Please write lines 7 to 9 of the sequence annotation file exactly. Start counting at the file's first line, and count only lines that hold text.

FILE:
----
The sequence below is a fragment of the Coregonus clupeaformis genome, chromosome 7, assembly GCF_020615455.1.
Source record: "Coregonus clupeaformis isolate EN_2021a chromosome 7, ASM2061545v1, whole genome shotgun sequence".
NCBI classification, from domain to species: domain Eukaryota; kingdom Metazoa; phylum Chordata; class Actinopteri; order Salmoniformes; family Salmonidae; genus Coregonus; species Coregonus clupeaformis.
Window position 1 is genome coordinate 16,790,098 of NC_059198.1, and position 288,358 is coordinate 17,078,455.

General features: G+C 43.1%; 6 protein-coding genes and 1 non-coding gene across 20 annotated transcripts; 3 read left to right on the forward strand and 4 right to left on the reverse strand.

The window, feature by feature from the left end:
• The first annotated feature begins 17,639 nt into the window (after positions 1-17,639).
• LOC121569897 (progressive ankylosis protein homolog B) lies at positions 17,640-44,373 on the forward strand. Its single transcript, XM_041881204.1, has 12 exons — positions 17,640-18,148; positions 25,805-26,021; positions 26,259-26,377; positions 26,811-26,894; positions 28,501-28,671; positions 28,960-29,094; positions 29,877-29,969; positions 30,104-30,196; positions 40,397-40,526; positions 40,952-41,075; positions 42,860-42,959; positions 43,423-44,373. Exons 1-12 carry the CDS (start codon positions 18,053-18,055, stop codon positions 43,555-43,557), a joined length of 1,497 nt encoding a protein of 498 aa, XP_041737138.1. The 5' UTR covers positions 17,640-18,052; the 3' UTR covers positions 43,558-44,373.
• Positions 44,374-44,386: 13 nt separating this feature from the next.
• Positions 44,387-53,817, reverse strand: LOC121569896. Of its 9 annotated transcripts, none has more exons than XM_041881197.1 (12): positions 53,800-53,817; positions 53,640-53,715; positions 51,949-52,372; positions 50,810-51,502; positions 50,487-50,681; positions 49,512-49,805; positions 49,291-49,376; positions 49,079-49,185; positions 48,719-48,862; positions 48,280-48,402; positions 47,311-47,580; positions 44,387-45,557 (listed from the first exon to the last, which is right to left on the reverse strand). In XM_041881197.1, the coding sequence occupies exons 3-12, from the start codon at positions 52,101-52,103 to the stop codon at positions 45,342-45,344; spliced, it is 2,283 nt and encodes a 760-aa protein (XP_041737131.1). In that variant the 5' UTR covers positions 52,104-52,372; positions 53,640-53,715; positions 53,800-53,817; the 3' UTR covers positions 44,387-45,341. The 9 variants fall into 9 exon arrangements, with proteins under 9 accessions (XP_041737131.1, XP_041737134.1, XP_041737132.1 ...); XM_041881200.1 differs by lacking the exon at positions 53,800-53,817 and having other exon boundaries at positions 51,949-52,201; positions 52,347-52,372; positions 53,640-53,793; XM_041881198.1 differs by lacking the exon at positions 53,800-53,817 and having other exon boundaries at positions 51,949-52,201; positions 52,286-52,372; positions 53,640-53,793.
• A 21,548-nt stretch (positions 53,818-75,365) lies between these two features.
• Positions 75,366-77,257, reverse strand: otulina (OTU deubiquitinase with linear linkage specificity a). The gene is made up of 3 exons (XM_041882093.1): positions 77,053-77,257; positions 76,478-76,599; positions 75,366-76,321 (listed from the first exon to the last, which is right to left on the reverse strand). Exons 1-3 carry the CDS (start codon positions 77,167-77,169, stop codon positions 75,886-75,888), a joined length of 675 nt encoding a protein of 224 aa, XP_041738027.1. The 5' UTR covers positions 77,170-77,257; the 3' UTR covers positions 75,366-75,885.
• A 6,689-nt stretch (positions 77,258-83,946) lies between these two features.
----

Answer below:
• The first annotated feature begins 17,639 nt into the window (after positions 1-17,639).
• LOC121569897 (progressive ankylosis protein homolog B) lies at positions 17,640-44,373 on the forward strand. Its single transcript, XM_041881204.1, has 12 exons — positions 17,640-18,148; positions 25,805-26,021; positions 26,259-26,377; positions 26,811-26,894; positions 28,501-28,671; positions 28,960-29,094; positions 29,877-29,969; positions 30,104-30,196; positions 40,397-40,526; positions 40,952-41,075; positions 42,860-42,959; positions 43,423-44,373. Exons 1-12 carry the CDS (start codon positions 18,053-18,055, stop codon positions 43,555-43,557), a joined length of 1,497 nt encoding a protein of 498 aa, XP_041737138.1. The 5' UTR covers positions 17,640-18,052; the 3' UTR covers positions 43,558-44,373.
• Positions 44,374-44,386: 13 nt separating this feature from the next.